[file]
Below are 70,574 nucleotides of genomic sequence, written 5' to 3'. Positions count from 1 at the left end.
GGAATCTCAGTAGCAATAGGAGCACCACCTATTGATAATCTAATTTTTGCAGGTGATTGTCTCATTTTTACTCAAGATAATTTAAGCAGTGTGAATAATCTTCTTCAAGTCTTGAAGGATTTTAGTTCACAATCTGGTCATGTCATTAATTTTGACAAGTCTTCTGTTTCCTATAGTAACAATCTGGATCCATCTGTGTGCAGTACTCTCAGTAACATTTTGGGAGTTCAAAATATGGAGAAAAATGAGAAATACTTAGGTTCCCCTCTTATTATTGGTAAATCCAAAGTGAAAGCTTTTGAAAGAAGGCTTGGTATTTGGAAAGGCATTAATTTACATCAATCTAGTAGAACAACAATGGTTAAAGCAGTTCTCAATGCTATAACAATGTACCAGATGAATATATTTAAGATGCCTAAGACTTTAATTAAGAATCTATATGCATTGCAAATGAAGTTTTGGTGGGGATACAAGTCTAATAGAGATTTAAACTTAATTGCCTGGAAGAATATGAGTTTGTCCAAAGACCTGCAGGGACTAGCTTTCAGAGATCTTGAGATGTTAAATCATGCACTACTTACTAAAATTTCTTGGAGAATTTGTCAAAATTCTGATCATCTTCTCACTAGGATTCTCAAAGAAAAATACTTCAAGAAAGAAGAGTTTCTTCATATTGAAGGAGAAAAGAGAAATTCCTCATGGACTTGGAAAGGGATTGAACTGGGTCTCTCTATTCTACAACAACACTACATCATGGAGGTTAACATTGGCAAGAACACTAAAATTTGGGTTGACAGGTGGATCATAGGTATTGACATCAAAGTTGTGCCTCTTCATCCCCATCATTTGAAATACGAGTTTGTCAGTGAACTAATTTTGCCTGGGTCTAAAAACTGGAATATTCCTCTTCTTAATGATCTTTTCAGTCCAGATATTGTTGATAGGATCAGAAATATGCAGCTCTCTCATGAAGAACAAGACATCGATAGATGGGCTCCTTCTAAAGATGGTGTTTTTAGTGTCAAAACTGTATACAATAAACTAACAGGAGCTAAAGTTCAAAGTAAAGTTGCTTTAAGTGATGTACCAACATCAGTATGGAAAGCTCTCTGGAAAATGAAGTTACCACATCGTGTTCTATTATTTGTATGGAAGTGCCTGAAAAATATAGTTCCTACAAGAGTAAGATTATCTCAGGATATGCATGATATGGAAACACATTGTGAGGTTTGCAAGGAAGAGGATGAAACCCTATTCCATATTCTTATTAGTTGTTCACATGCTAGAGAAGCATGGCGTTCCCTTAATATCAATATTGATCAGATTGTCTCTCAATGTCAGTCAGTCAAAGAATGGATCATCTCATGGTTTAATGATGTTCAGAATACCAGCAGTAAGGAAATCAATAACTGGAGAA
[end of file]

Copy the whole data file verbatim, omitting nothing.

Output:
Below are 70,574 nucleotides of genomic sequence, written 5' to 3'. Positions count from 1 at the left end.
GGAATCTCAGTAGCAATAGGAGCACCACCTATTGATAATCTAATTTTTGCAGGTGATTGTCTCATTTTTACTCAAGATAATTTAAGCAGTGTGAATAATCTTCTTCAAGTCTTGAAGGATTTTAGTTCACAATCTGGTCATGTCATTAATTTTGACAAGTCTTCTGTTTCCTATAGTAACAATCTGGATCCATCTGTGTGCAGTACTCTCAGTAACATTTTGGGAGTTCAAAATATGGAGAAAAATGAGAAATACTTAGGTTCCCCTCTTATTATTGGTAAATCCAAAGTGAAAGCTTTTGAAAGAAGGCTTGGTATTTGGAAAGGCATTAATTTACATCAATCTAGTAGAACAACAATGGTTAAAGCAGTTCTCAATGCTATAACAATGTACCAGATGAATATATTTAAGATGCCTAAGACTTTAATTAAGAATCTATATGCATTGCAAATGAAGTTTTGGTGGGGATACAAGTCTAATAGAGATTTAAACTTAATTGCCTGGAAGAATATGAGTTTGTCCAAAGACCTGCAGGGACTAGCTTTCAGAGATCTTGAGATGTTAAATCATGCACTACTTACTAAAATTTCTTGGAGAATTTGTCAAAATTCTGATCATCTTCTCACTAGGATTCTCAAAGAAAAATACTTCAAGAAAGAAGAGTTTCTTCATATTGAAGGAGAAAAGAGAAATTCCTCATGGACTTGGAAAGGGATTGAACTGGGTCTCTCTATTCTACAACAACACTACATCATGGAGGTTAACATTGGCAAGAACACTAAAATTTGGGTTGACAGGTGGATCATAGGTATTGACATCAAAGTTGTGCCTCTTCATCCCCATCATTTGAAATACGAGTTTGTCAGTGAACTAATTTTGCCTGGGTCTAAAAACTGGAATATTCCTCTTCTTAATGATCTTTTCAGTCCAGATATTGTTGATAGGATCAGAAATATGCAGCTCTCTCATGAAGAACAAGACATCGATAGATGGGCTCCTTCTAAAGATGGTGTTTTTAGTGTCAAAACTGTATACAATAAACTAACAGGAGCTAAAGTTCAAAGTAAAGTTGCTTTAAGTGATGTACCAACATCAGTATGGAAAGCTCTCTGGAAAATGAAGTTACCACATCGTGTTCTATTATTTGTATGGAAGTGCCTGAAAAATATAGTTCCTACAAGAGTAAGATTATCTCAGGATATGCATGATATGGAAACACATTGTGAGGTTTGCAAGGAAGAGGATGAAACCCTATTCCATATTCTTATTAGTTGTTCACATGCTAGAGAAGCATGGCGTTCCCTTAATATCAATATTGATCAGATTGTCTCTCAATGTCAGTCAGTCAAAGAATGGATCATCTCATGGTTTAATGATGTTCAGAATACCAGCAGTAAGGAAATCAATAACTGGAGAA